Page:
We use cookies to improve this site and enable full functionality. You can change your cookie settings at any time using your browser. Our cookie policy.

Industry needs to keep pushing on Ogden

Industry needs to keep pushing on Ogden | Insurance Business

Industry needs to keep pushing on Ogden
Proposed reforms to the personal injury discount rate, known as Ogden, would provide a positive rate change in the medium-term which the industry should continue to push for, according to a legal expert.

“The debate on the discount rate has been going on for quite some time, and the movement of the rate in February from 2.5% to 0.75% is the first time it has been changed in the 16 years since it was set in 2001 by Lord Irvine of Lairg – based on the yield on index-linked government stock,” Alistair Kinley, director of policy & government affairs at law firm BLM explained.

New proposals, unveiled by the government last month following a prolonged consultation period, would see the rate move back to between 0% and 1%, and would change the way the it is fundamentally calculated.

Currently, the rate is linked by law to returns on the lowest risk investments, typically Index-Linked Gilts. However, the new proposed system would see the discount rate set by rates of return on low risk investments, rather than the lowest risk. It would also see the rate reassessed at a minimum of every three years.

The proposals equate to a “move away from the express link between index-linked government stock and the discount rate itself,” Kinley said at an MGAA briefing earlier this month.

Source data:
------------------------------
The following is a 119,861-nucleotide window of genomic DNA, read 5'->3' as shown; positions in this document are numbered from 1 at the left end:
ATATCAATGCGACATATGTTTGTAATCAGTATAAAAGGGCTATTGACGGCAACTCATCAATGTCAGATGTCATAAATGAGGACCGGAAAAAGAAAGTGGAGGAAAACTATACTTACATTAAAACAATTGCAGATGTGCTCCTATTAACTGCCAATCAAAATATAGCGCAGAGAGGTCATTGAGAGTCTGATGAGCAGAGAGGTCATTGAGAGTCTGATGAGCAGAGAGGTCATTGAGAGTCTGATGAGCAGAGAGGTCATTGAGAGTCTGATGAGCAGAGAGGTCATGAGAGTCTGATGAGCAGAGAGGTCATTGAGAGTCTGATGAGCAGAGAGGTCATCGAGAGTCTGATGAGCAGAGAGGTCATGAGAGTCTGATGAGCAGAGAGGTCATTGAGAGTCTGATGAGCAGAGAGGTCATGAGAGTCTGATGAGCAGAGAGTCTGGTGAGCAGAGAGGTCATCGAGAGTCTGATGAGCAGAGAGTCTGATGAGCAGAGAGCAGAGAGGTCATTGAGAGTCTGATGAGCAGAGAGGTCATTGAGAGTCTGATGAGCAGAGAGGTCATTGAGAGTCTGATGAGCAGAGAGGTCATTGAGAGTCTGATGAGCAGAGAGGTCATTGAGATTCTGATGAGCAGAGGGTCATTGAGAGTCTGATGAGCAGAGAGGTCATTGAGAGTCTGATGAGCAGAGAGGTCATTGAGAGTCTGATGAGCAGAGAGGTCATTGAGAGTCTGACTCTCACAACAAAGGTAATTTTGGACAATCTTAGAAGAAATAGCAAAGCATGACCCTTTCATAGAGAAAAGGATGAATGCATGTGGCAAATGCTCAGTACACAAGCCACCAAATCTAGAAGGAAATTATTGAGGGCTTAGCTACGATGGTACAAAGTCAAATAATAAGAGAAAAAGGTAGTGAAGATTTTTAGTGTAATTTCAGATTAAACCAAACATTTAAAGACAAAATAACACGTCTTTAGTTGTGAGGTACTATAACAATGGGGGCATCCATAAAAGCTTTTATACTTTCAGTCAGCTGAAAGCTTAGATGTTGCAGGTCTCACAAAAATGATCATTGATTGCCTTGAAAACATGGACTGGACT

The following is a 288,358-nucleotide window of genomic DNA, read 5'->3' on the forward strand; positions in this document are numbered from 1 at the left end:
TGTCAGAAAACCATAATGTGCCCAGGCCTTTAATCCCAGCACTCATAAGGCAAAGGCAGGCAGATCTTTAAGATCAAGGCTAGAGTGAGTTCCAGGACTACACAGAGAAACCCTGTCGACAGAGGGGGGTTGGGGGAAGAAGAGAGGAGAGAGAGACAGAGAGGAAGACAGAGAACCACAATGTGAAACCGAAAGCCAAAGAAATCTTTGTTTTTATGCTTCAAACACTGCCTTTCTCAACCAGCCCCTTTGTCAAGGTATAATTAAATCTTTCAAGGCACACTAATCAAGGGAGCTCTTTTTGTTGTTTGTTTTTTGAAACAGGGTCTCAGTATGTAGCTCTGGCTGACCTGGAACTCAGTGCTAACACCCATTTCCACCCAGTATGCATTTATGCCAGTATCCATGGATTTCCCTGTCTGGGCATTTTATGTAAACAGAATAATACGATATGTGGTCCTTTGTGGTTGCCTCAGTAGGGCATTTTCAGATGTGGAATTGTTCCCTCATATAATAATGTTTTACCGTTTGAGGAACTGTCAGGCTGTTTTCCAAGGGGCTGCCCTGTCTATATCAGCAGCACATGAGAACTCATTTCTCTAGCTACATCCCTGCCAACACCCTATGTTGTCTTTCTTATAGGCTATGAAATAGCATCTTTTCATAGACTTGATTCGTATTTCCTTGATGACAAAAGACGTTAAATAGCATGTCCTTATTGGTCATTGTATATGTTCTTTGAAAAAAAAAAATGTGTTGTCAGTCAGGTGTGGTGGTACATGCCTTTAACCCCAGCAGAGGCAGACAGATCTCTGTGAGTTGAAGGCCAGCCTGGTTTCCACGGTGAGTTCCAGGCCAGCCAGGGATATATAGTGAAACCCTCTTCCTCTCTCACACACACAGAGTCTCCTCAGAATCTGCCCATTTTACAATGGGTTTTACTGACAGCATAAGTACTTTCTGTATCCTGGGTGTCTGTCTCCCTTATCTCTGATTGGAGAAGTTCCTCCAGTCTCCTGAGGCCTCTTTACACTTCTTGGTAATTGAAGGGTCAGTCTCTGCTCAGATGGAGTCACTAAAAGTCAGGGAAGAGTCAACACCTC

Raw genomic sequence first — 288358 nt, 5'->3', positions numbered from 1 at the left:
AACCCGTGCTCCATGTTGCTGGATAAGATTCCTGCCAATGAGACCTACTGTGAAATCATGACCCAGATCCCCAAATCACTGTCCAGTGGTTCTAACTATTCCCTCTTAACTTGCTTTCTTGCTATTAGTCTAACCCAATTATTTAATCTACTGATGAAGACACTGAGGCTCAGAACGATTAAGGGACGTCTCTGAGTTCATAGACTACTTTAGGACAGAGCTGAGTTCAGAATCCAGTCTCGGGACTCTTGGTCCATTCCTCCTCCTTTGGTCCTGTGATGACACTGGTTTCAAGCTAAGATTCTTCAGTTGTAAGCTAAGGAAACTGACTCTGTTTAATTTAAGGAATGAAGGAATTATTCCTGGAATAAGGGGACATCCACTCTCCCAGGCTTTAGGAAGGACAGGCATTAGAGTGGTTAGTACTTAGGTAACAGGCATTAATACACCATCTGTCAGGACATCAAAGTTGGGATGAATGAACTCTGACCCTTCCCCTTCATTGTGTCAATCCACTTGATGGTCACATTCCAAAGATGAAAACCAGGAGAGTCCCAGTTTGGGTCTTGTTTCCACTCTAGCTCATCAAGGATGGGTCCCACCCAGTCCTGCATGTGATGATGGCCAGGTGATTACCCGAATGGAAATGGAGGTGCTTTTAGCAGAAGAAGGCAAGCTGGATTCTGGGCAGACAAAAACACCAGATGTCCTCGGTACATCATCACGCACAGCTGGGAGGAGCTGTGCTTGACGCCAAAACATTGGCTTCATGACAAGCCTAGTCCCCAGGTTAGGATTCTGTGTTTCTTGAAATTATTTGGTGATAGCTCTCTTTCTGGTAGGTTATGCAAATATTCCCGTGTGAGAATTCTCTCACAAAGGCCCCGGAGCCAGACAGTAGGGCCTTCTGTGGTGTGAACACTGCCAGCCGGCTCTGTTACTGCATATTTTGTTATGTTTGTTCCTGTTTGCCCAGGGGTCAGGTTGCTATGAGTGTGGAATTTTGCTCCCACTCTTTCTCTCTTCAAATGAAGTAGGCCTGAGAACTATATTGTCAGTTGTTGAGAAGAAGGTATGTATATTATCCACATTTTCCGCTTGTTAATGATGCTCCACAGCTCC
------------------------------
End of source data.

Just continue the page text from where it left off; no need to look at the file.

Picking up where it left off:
While the new rate would be a “big improvement on where we are,” he stressed that it would not be a complete return to the previous rate of 2.5%, which would impact insurers.

“The lower the rate of discount, and even into negative, you need to give people a lot more cash at the outset, because their assumed investment isn’t performing as well. Indeed, in the world of negative rates, they are assumed to be investing to lose money year on year, which seems to be a really ridiculous assumption,” he said.

UK insurers reacted with outrage when the rate was first cut earlier this year, with the Association of British Insurers’ director describing the move as “crazy.” Many firms revealed that their earnings had taken a hit in the financial quarters following.

But the industry should continue to press the government on pushing through the latest reform, according to Kinley, particularly as the shock election result and Brexit negotiations threaten to slow proceedings.

He added: “I think the industry should lean on the government to push legislation through, so that we don’t have two very awkward renewal periods under this low rate.”


Related stories:
Whiplash reform inquiry to be reinstated - reports
Time to put people before insurance profits?